In all my years of sewing, I’d never worked with a stretchable thread for a regular sewing machine, but it was recommended in a BurdaStyle sewing tutorial I recently took: Sew-Along: Knit Maxi Dress with Meg Healy.
Yes, I used a stretchy thread before (it’s called wooly nylon) but it can be used only in upper and lower loopers of my serger for seams, rolled hems and edges.
So, I bought this stretchable thread for a regular sewing machine called Eloflex (from Coats) right away and started to sew a dress from Burda Style magazine ( 04/2017) Meg Healy had recommended. Here is my review of this wonderful thread.
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What do I like about this Eloflex thread?
The first obvious plus is that the thread can be used in a regular sewing machine with just a regular straight stitch function. Special stitches (like a small zigzag) or a serger are not required to sew knits or stretchy woven fabric with elastane. Just wind the bobbin with Eloflex thread and use the thread both in the needle and the bobbin to sew stretchy fabric.
I tested it with a few different fabrics: woven cotton with elastane, woven natural silk with elastane, knit 100% cotton. It works like a charm.
Stretch stitches of your sewing machine can be used with Eloflex also, by the way. It actually makes the seams even stronger and improves the recovery of the fabric after it was stretched.
Below there are images of fabrics I tried to sew with Eloflex thread.
Eloflex thread is quite strong and it expands with the fabric so seams on those fabrics I used don’t pop out when stretched. I haven’t had any breakage, despite giving it a sharp tug a few times, just to test it.
The thread has a nice sheen and the variety of colors is great.
It has quite the useful latch to hold the thread in place when in storage so it will not mix with other threads in my sewing box and make a mess.
The thread is very smooth. It has no unevenness or weak areas and is quite durable.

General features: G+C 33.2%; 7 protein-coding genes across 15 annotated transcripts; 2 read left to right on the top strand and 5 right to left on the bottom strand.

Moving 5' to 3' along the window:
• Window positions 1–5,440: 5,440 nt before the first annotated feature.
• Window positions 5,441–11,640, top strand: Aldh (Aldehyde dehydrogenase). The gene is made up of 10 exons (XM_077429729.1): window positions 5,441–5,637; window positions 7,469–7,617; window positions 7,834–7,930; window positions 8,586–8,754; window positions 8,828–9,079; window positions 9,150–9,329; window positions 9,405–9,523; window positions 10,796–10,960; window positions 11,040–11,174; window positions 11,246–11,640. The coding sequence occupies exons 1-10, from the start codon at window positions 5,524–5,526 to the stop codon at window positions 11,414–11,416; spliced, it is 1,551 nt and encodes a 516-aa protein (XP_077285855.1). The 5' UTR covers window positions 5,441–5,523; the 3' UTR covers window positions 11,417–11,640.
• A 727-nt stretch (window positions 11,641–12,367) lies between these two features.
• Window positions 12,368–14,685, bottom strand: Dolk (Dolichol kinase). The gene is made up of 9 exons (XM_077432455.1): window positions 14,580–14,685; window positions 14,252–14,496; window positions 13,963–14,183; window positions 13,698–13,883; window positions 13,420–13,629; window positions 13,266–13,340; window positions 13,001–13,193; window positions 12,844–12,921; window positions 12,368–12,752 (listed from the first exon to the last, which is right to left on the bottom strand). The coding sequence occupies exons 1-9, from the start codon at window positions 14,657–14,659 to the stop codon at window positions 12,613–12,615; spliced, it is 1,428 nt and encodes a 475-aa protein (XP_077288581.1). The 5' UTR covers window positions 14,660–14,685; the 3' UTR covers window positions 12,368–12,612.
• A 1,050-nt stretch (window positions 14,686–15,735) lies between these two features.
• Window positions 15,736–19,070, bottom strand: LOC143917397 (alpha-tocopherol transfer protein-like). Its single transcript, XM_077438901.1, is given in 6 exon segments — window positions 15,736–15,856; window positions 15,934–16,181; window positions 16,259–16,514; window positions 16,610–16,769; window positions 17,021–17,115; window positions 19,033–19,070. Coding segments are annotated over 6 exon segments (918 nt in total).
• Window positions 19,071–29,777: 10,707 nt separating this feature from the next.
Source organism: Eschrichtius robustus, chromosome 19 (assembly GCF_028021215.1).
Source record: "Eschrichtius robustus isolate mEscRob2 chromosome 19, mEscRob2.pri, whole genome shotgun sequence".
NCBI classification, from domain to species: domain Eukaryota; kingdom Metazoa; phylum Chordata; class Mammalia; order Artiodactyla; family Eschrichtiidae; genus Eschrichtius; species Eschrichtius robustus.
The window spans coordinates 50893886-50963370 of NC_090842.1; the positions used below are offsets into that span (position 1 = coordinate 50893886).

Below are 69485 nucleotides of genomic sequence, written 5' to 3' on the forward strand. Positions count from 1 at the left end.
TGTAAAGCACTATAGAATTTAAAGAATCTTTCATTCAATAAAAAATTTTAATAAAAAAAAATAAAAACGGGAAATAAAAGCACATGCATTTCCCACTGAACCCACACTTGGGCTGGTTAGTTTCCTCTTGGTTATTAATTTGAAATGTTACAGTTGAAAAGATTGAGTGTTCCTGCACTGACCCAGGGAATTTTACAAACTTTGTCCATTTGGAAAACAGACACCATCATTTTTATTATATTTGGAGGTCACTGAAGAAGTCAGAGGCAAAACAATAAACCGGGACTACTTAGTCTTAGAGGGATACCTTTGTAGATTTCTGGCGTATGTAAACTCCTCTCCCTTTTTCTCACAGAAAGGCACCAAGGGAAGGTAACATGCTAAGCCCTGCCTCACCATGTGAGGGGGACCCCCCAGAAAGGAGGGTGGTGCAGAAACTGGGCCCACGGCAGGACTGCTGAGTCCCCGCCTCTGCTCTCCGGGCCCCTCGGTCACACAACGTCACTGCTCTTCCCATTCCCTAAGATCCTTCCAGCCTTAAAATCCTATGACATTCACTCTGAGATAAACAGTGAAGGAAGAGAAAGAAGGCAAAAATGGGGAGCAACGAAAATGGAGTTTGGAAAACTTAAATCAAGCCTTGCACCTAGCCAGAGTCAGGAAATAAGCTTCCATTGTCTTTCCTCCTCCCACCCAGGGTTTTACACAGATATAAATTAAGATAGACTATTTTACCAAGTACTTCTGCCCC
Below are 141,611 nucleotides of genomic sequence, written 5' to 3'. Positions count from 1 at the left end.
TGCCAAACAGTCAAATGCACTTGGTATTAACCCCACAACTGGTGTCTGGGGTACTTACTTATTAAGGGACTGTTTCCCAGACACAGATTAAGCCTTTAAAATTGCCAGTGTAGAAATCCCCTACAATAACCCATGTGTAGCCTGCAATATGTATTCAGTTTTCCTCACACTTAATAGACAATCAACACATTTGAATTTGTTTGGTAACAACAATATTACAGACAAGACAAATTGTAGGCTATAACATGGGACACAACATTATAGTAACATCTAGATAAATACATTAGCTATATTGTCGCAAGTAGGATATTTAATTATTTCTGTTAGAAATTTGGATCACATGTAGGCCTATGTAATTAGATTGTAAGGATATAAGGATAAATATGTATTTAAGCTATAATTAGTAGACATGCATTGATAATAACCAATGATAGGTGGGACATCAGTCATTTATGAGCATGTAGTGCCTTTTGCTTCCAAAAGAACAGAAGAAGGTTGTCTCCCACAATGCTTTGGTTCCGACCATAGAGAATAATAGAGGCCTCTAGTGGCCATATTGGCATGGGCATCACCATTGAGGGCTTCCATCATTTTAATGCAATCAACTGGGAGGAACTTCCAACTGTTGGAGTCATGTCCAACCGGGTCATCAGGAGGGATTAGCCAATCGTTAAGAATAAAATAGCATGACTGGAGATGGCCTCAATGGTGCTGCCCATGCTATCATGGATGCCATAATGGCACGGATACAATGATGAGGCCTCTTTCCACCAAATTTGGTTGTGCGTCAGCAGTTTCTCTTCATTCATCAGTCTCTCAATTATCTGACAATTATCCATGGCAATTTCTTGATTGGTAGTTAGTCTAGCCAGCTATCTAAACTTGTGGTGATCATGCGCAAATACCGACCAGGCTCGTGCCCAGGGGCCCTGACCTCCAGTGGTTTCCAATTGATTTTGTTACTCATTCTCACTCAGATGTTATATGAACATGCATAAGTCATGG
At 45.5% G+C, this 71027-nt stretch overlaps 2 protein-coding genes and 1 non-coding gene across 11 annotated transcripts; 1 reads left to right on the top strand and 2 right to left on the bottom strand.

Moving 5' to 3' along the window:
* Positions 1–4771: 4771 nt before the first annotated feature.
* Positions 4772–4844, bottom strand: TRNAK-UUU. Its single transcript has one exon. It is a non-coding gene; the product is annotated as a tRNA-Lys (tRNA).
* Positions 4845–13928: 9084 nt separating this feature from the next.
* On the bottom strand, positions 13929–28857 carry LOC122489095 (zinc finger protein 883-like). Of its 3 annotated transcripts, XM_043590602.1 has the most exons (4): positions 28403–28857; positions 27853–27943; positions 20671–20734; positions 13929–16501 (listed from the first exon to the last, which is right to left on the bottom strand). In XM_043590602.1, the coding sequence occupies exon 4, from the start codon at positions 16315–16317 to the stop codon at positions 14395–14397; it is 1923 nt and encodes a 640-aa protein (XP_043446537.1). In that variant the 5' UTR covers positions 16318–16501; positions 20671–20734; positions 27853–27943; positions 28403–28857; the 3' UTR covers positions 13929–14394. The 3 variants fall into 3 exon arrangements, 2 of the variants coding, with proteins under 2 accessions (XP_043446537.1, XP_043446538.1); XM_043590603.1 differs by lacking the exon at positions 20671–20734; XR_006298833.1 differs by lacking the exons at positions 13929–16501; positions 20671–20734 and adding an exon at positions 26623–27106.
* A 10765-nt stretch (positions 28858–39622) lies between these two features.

What I don’t like about the Eloflex thread
I noticed also a few things that I don’t like about this thread. Well, nothing is perfect, right? And if you know some cons that I discovered you will be just more careful in using the thread.
The thread didn’t work well with very stretchy knits. Yes, it is strong and stretches quite well, but up to a point.
I made this maxi dress from Meg’s tutorial and wore is twice and few seams have the popped out thread already.
When I was sewing the dress using a very stretchy viscose fabric with Eloflex thread my Janome Memory Craft 6600 (which is an extremely nice sewing machine) couldn’t handle it properly. I suppose to use a ball point (or stretch, jersey) needle for sewing stretchy fabric. My machine completely refused to sew the Eloflex thread with ball point needles, and I tried 3 different kinds and brands. It is quite surprising because other people who have sewn with Eloflex thread used ball point or stretch needles.
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The thread kept fraying in my sewing machine and then missing stitches. Bunching happened and I needed to rethread. I never could use Eloflex thread with the ball point needles on my Janome. So I tried just regular needles 80/12 and 90/14 which handled it beautifully. And I didn’t have any problems sewing except having small holes in my knits which is not really good.
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This Eloflex thread from Coats is a very nice innovation in sewing stretchy fabric. Use it where appropriate – and you will love it.
This guide contains affiliate links, which means I may receive commission if you order a product through one of my links. I recommend these products because I use them myself and have a lot of experience with them.
Where to buy Eloflex thread?
Joann Fabrics has it but when I went there to buy the thread they were out of stock. So I bought online. I had good experience with buying from CreateForLess. They have the best selection, price and customer service is pretty good. So you can buy Eloflex here online too.
Did you find this tutorial helpful? If so, save this pin (see below) on your sewing board so you can come to this tutorial later when you are ready to use Eloflex thread, and follow me on Pinterest for more tips, tutorials, and inspiration!
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